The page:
We actually have quite a lot to thank Mr William Winstanley for at this time of year, for without his sterling efforts, Christmas would have been permanently cancelled.
Winstanley hailed from Essex and was a 17th century poet and writer. Taking into account he was also a Royalist and most keen on Yule celebrations it will come as no great surprise that he was not exactly supportive of Mr Cromwell's Christmas ban. Under this regime anyone caught celebrating Christmas could be fined or punished in the stocks. He however, as a deeply religious man, felt it was essential to celebrate the birth of Christ and quietly in his home he held clandestine carol services.
After Cromwell's death in 1658 Charles II was restored to the throne and the anti Christmas legislation was repealed. Many however, had observed the ban and the return to good cheer was muted. To encourage others Winstanley took his campaign to another level as he penned a series of pamphlets under the name of Poor Robin Goodfellow in which he encouraged the rich to give to the poor and extolled the virtues of the season:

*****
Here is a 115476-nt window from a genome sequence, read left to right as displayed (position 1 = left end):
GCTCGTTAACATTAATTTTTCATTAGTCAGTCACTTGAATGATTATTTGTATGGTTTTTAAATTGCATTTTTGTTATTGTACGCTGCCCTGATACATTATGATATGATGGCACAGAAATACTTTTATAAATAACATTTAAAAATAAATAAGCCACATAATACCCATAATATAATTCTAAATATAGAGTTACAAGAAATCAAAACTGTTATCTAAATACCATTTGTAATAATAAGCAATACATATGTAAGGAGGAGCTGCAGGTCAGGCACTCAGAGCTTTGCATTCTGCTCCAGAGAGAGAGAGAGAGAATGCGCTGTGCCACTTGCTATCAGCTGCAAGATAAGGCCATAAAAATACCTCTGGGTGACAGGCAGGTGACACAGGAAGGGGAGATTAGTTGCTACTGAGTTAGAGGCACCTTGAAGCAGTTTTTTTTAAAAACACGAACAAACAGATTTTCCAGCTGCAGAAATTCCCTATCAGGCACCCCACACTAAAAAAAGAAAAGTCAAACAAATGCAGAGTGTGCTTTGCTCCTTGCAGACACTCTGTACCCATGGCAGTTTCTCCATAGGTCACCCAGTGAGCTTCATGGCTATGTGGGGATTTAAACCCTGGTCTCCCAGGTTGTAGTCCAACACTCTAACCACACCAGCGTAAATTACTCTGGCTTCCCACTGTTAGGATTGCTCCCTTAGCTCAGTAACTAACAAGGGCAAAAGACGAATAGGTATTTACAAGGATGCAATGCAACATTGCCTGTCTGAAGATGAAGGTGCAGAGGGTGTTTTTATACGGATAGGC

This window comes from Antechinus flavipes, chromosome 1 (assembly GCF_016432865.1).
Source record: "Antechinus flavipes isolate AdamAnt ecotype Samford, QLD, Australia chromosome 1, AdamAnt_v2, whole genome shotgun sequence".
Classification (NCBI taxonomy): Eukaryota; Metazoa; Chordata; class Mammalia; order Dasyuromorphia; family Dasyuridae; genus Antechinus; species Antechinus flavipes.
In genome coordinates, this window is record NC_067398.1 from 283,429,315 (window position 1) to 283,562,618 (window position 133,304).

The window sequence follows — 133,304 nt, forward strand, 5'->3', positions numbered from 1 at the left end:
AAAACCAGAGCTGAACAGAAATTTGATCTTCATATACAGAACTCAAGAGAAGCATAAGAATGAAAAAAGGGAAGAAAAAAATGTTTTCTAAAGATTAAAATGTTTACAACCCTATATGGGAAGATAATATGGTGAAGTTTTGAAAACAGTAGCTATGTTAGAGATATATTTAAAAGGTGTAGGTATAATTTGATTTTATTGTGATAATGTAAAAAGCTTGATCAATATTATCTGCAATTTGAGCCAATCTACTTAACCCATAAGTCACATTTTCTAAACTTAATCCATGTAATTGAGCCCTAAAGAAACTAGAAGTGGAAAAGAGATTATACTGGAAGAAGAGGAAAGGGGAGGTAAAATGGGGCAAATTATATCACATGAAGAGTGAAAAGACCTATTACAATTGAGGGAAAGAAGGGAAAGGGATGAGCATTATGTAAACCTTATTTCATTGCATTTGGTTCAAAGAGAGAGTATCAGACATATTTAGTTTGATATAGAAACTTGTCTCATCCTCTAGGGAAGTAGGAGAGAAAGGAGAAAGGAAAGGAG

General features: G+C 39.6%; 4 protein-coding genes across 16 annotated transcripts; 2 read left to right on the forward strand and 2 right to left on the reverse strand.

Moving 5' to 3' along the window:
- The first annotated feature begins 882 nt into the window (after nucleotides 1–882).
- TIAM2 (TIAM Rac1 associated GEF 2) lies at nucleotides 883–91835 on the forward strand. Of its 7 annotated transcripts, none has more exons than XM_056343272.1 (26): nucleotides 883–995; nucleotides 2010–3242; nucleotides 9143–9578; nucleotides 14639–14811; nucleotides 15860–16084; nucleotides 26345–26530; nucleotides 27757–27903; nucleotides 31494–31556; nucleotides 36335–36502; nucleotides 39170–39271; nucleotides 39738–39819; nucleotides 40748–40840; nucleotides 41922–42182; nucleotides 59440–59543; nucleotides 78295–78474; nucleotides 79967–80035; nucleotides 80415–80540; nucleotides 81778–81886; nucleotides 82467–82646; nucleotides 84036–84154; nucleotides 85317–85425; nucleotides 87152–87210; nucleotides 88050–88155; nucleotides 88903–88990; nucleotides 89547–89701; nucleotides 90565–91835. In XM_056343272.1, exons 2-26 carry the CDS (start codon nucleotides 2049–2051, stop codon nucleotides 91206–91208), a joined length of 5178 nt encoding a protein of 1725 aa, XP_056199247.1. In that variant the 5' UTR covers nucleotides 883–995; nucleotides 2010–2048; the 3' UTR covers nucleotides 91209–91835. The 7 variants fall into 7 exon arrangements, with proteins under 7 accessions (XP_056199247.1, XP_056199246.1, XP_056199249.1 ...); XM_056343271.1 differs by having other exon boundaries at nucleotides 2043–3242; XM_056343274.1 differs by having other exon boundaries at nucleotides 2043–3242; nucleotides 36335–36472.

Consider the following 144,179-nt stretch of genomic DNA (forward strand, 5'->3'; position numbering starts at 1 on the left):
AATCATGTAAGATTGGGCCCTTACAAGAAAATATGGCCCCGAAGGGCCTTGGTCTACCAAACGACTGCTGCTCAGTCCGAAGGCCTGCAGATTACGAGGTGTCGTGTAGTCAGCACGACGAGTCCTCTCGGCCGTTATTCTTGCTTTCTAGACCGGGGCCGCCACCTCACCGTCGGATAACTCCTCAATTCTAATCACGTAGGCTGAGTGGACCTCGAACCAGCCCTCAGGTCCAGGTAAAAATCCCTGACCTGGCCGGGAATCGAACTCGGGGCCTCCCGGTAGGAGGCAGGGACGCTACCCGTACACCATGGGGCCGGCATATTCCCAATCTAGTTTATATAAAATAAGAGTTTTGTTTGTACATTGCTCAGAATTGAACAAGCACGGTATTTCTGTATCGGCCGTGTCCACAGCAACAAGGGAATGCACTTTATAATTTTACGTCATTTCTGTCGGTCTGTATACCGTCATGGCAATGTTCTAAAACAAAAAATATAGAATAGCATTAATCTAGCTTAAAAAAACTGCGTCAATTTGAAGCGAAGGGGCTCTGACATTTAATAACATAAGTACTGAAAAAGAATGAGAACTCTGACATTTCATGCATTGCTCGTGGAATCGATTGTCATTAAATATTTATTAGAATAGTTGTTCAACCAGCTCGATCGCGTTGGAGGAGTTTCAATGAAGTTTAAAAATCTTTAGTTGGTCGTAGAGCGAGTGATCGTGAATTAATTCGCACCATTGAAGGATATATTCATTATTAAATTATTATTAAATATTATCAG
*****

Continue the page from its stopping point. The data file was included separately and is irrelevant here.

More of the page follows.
-Halls and parlour fires should burn "with a specially jolly blaze"
- Sideboards should be piled high with sumptious delights eg pigeon pies, venison pasties
- Bowls of drink such as Lambswool and Mull'd Sack should be in constant circulation
- There should be evening entertainment laid on eg music from the pipes and fiddle and games eg 'hot cockles' and hunt the slipper.
Now did Mr Winstanley practise what he preached? Hell yes! He provided hospitality of the first order and his guests enjoyed skating, winter walks, carol singing. He saved the best for last and on Twelfth Night there was wassailing followed by a sumptuous feast of swan followed by caudle sack posset. I think I may have enjoyed a stay at his Tudor manorhouse "Berries" in Quendon somehow!